Dr. Margaret Nelson

Dr. Nelson admires a classic Mimbres black-on-white pot of the 11th century style.

Three pottery vessels from the 12th century combine old and emerging styles.

Soil from a 12th century pueblo in southwest New Mexico is carefully sifted to recover artifacts.

Unearthing long-term sustainability strategies

Dr. Nelson is a professor in the School of Sustainability and the School of Human Evolution and Social Change and is Vice Dean of Barrett, the Honors College. Her research involves collaborative fieldwork to understand sustainability issues for prehistoric inhabitants of the U.S. Southwest and the lessons that can be learned for contemporary society. Her innovations in teaching have earned her the ASU President’s Professor Award, Professor of the Year honors from the ASU Parents Association, and the Centennial Professor designation by the Associated Students of ASU. Nelson teaches graduate and undergraduate seminars in interdisciplinary research for the School of Sustainability.

Dr. Nelson is a professor in the School of Sustainability and the School of Human Evolution and Social Change and is Vice Dean of Barrett, the Honors College. Her research involves collaborative fieldwork to understand sustainability issues for prehistoric inhabitants of the U.S. Southwest and the lessons that can be learned for contemporary society. Her innovations in teaching have earned her the ASU President’s Professor Award, Professor of the Year honors from the ASU Parents Association, and the Centennial Professor designation by the Associated Students of ASU. Nelson teaches graduate and undergraduate seminars in interdisciplinary research for the School of Sustainability.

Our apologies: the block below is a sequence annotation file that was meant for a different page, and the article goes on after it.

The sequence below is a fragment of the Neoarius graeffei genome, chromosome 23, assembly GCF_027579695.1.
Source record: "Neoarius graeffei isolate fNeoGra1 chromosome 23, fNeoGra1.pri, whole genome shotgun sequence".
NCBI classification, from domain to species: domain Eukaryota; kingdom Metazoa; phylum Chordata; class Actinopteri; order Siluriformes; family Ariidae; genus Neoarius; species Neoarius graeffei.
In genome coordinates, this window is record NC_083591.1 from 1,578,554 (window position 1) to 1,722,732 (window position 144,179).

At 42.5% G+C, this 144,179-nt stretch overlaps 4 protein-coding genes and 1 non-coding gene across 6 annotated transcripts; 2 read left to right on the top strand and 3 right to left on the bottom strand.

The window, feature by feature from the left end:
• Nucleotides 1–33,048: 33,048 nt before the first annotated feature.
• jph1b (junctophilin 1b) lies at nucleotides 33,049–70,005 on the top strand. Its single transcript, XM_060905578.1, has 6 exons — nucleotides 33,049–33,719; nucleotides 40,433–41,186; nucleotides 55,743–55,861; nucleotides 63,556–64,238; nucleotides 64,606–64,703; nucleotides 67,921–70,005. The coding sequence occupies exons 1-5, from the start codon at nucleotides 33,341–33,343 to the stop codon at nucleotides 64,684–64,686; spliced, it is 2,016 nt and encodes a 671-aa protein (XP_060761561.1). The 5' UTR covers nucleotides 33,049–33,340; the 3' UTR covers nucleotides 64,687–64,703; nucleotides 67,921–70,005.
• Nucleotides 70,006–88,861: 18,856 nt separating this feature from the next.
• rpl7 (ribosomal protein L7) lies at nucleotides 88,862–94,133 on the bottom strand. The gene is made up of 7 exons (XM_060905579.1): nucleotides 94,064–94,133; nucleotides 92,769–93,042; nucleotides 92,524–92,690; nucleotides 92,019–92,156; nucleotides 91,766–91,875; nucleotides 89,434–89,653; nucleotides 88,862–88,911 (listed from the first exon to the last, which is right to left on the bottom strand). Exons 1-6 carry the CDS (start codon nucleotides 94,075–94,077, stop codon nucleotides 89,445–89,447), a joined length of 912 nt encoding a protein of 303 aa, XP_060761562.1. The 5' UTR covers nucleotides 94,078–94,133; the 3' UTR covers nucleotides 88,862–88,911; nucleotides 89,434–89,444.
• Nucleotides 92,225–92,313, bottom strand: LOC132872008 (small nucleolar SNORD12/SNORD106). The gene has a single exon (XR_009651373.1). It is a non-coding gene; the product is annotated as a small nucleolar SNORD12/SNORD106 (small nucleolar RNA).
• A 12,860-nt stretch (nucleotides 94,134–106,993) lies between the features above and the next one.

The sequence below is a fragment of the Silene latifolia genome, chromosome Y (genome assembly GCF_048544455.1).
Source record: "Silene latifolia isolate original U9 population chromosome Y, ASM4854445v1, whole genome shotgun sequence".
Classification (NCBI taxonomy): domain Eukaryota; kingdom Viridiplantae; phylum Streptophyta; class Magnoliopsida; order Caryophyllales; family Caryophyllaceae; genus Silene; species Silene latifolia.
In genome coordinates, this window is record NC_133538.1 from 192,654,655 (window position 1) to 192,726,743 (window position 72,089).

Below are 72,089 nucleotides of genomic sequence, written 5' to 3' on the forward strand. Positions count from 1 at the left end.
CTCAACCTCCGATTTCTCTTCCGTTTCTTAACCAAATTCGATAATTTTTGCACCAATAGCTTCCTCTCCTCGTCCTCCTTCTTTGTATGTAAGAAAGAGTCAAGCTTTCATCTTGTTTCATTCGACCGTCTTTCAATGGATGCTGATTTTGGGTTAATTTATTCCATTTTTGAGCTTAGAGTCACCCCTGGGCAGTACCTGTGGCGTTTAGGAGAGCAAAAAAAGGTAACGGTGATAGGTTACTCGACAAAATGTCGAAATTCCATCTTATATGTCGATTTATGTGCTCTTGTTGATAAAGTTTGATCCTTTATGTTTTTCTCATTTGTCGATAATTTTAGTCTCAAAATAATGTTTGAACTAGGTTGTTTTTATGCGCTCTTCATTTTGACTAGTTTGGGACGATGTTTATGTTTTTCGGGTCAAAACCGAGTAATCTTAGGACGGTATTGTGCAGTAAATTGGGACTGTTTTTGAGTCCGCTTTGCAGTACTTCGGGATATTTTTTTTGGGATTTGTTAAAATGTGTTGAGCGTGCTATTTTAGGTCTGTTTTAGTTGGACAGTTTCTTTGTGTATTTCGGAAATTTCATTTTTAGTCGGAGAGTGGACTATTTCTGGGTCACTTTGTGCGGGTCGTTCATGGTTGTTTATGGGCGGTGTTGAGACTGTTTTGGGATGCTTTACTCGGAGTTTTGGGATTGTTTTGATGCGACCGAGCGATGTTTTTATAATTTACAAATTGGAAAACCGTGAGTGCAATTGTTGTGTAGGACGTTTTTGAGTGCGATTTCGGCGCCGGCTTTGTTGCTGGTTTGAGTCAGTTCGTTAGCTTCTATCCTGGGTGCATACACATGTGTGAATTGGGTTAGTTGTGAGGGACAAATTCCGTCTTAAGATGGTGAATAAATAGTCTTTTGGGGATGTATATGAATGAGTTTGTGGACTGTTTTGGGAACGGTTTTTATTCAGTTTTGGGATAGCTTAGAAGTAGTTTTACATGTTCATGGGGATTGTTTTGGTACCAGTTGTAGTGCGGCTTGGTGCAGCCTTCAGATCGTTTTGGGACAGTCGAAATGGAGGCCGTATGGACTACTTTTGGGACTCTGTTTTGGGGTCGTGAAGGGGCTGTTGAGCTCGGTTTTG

How did “sustainability” become part of your research focus?
In 1999 the Turner Foundation awarded my research partner and me a three-year grant to study how the Mimbres culture in southwestern New Mexico practiced sustainable land use. With the help of further grants by the Turner Foundation, National Geographic, and the National Science Foundation, we began collaborating with a group of archaeologists and ecologists working in the U.S. Southwest and northern Mexico to understand issues of sustainability and resilience over long time spans.

What is your most important sustainability-related research project?
I lead an interdisciplinary research group from the fields of ecology and anthropology who are conducting integrated projects that examine cycles of stability and transformation during the last 1,000 years in the U.S. Southwest and northern Mexico. The projects focus on a number of key assumptions about resilience and sustainability that have never before been studied across such long periods. Our work involves building an extended record of evidence that explains how issues such as diversity, robustness, vulnerability, and social rigidity can contribute to a society’s stability or collapse.

How do you think your sustainability-related research can affect decisions in the “real world”?
Policymakers and managers currently make decisions based on recent evidence and short-term consequences. Our work provides a considerably longer record of evidence about the processes that either contribute to or interfere with resilience and sustainability. With this much broader understanding, decision-makers have the tools to make better choices for a sustainable future that is lasting.

What is the world sustainability challenge that concerns you the most?
I cannot pick only one. Among the concerns on my list are social isolation policies, high population, abysmal quality of life for many, inattention to future consequences, and lack of education.

August 30, 2010



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